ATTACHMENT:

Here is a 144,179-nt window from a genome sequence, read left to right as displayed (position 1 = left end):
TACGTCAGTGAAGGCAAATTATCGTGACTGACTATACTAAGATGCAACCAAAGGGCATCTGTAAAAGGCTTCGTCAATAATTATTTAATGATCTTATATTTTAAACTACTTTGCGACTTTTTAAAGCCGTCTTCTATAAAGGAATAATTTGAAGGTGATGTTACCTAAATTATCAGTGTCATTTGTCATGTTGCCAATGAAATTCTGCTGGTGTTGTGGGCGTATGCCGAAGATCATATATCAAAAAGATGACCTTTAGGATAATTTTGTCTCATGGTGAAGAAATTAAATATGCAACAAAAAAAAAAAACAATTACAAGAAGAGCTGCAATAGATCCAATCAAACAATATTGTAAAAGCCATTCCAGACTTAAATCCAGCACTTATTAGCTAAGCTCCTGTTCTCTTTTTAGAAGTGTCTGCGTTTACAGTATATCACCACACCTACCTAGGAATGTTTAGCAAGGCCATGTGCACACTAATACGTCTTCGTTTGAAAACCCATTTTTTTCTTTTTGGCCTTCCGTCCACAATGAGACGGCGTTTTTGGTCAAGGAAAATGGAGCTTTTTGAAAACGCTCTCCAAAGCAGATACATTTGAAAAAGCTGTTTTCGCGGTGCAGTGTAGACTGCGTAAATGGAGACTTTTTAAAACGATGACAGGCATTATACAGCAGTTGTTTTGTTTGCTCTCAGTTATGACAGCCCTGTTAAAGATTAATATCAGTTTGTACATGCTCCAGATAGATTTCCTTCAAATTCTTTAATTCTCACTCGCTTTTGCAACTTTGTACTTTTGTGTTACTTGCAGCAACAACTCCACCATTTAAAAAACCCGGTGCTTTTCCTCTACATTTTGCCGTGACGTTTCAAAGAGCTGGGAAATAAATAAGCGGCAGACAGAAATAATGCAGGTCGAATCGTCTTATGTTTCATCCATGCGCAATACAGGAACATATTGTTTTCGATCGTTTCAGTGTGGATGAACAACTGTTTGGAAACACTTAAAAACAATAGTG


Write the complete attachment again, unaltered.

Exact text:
Here is a 144,179-nt window from a genome sequence, read left to right as displayed (position 1 = left end):
TACGTCAGTGAAGGCAAATTATCGTGACTGACTATACTAAGATGCAACCAAAGGGCATCTGTAAAAGGCTTCGTCAATAATTATTTAATGATCTTATATTTTAAACTACTTTGCGACTTTTTAAAGCCGTCTTCTATAAAGGAATAATTTGAAGGTGATGTTACCTAAATTATCAGTGTCATTTGTCATGTTGCCAATGAAATTCTGCTGGTGTTGTGGGCGTATGCCGAAGATCATATATCAAAAAGATGACCTTTAGGATAATTTTGTCTCATGGTGAAGAAATTAAATATGCAACAAAAAAAAAAAACAATTACAAGAAGAGCTGCAATAGATCCAATCAAACAATATTGTAAAAGCCATTCCAGACTTAAATCCAGCACTTATTAGCTAAGCTCCTGTTCTCTTTTTAGAAGTGTCTGCGTTTACAGTATATCACCACACCTACCTAGGAATGTTTAGCAAGGCCATGTGCACACTAATACGTCTTCGTTTGAAAACCCATTTTTTTCTTTTTGGCCTTCCGTCCACAATGAGACGGCGTTTTTGGTCAAGGAAAATGGAGCTTTTTGAAAACGCTCTCCAAAGCAGATACATTTGAAAAAGCTGTTTTCGCGGTGCAGTGTAGACTGCGTAAATGGAGACTTTTTAAAACGATGACAGGCATTATACAGCAGTTGTTTTGTTTGCTCTCAGTTATGACAGCCCTGTTAAAGATTAATATCAGTTTGTACATGCTCCAGATAGATTTCCTTCAAATTCTTTAATTCTCACTCGCTTTTGCAACTTTGTACTTTTGTGTTACTTGCAGCAACAACTCCACCATTTAAAAAACCCGGTGCTTTTCCTCTACATTTTGCCGTGACGTTTCAAAGAGCTGGGAAATAAATAAGCGGCAGACAGAAATAATGCAGGTCGAATCGTCTTATGTTTCATCCATGCGCAATACAGGAACATATTGTTTTCGATCGTTTCAGTGTGGATGAACAACTGTTTGGAAACACTTAAAAACAATAGTG